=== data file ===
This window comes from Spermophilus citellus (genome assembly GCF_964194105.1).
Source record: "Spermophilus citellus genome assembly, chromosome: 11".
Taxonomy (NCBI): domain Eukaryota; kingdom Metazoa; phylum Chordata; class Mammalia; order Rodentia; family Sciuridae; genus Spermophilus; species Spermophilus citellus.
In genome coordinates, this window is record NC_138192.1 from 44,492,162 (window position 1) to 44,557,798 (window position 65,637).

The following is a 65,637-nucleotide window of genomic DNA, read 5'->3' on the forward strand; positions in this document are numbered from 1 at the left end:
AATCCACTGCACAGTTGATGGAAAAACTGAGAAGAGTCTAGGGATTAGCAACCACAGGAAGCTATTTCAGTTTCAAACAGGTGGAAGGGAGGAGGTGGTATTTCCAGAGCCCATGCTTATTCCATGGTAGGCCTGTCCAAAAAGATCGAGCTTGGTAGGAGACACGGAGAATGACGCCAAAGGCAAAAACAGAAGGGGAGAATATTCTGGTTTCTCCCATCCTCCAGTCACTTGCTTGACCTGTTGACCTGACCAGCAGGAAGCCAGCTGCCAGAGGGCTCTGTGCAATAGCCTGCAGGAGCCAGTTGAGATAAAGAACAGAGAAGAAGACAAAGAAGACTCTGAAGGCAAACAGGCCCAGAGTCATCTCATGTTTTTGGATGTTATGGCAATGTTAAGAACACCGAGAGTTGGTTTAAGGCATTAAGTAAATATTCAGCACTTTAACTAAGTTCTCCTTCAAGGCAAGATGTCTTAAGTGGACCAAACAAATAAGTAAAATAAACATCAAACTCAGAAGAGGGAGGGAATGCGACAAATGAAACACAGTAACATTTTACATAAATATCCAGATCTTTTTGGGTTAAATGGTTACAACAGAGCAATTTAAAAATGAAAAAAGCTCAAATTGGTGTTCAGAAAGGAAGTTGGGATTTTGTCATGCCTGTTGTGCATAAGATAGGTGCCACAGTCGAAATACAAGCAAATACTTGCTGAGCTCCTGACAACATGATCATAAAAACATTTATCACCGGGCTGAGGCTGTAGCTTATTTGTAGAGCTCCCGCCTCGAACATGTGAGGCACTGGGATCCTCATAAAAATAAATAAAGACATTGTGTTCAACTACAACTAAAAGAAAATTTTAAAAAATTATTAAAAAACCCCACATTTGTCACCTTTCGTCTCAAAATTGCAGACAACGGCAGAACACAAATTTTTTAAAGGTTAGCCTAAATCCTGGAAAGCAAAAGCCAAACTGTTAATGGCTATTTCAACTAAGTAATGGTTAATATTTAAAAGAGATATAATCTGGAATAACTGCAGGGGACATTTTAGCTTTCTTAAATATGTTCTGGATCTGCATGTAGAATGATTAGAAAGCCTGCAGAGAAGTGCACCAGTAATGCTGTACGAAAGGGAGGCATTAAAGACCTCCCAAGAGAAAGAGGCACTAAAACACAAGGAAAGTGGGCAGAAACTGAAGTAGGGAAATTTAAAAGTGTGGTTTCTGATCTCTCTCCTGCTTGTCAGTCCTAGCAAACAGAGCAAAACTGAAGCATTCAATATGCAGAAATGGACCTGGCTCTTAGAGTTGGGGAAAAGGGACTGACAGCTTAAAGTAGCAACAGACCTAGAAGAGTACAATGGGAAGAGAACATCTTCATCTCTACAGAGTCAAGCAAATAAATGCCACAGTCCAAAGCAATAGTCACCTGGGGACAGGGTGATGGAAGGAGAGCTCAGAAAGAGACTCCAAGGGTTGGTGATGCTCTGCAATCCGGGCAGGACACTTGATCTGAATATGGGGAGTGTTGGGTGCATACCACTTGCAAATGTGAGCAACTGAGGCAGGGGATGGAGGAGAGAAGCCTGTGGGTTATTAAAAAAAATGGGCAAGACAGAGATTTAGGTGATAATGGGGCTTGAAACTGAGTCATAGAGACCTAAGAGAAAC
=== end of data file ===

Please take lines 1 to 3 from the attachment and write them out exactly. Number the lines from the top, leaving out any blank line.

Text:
This window comes from Spermophilus citellus (genome assembly GCF_964194105.1).
Source record: "Spermophilus citellus genome assembly, chromosome: 11".
Taxonomy (NCBI): domain Eukaryota; kingdom Metazoa; phylum Chordata; class Mammalia; order Rodentia; family Sciuridae; genus Spermophilus; species Spermophilus citellus.